The combination of the influences of glacial history on topography and the recently developed soils along with the influences of climate and fire working on the regional pool of species has influenced the biodiversity of the region. There has been considerable attention paid to the reconstruction of the post-glacial history of Illinois (King 1981, Baker et al. 1989, Nelson et al. 2006). The initial tundra-like post glacial vegetation was briefly replaced by one dominated by spruce (Picea) which in turn was increasingly colonized by deciduous trees as the temperatures increased. Temperatures and precipitation vacillated for several thousand of years and vegetation responded with conifers and deciduous trees alternatively dominating. A landscape configuration familiar to contemporary observers, characterized by a patchwork of woodlands, prairie and wetlands emerged about 8500 BP although these patterns remained highly dynamic and spatially distinctive. In the Chicago region (northern Illinois) xeric oak-hickory forest dominated. In the last several centuries climate and vegetation have remained dynamic with the regions experiencing cooling and xeric trends alternating with warming and more humid one. In the years before the large-scale clearing of vegetation associated with the establishment and growth of Chicago there was a warming trend increasing the prevalence of deciduous vegetation.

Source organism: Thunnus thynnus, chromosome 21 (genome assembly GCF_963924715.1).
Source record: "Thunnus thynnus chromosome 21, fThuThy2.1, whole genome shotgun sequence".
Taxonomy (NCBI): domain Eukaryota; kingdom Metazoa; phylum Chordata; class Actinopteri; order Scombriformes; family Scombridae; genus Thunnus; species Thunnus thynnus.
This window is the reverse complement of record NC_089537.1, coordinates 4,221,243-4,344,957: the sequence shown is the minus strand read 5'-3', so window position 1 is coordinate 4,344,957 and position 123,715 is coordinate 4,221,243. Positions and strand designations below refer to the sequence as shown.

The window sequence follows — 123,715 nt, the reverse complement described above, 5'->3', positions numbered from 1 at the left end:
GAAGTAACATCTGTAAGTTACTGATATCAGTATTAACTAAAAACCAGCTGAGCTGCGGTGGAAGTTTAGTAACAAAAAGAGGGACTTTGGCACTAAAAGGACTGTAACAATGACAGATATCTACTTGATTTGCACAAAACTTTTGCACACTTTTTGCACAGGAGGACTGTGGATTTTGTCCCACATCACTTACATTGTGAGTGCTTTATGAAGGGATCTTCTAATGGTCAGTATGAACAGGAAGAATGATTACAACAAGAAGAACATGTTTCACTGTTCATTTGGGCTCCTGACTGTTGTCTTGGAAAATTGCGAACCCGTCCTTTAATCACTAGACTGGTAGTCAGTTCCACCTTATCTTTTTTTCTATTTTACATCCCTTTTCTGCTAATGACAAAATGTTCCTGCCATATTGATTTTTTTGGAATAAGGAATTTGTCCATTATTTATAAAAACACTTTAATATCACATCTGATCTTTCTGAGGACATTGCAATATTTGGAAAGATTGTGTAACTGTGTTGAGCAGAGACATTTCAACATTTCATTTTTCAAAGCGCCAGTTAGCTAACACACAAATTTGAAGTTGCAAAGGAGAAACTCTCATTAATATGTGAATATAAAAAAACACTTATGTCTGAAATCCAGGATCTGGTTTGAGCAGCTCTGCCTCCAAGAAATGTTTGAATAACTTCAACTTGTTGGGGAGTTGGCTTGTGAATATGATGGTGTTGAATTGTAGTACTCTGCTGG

The role of fire in determining the configuration of habitats across the landscape of Northeast Illinois and in the maintenance of disturbance dependent habitat has been contested among academic ecologists over the course of the 20th Century. Even by the time ecologist Edgar Nelson Transeau wrote of wrote on the factors influencing the origins, development and maintenance of the Midwestern prairies in the 1930s (Transeau 1935) he can outlines several competing hypotheses already extensively debated in the literature, for instance, prairies as “scars” persisting after the ecological conditions producing them had terminated but maintained by human intervention; prairies as persisting because of unfavorable soil conditions (“immature soils”); prairies as the “pyrogenic victory of Indians and pre-Indians” who maintained the prairies as pasture and hunting ground. To this list one can add the role of large grazers, especially bison, in maintaining prairie vegetation (Anderson 2006). Contemporary opinion is that the mixture of prairie, savanna, and forest vegetation in the Chicago region, the so-called “vegetation mosaic”, is influenced by interaction of both climate and fire (Anderson 2006). Research on the use of fire as a means of maintaining this mosaic has been prevalent since the 1960s and the use of prescribed fire remains contentious in the region.
4. “City of big shoulders”: the growth of Chicago and the transformation of natural landscapes.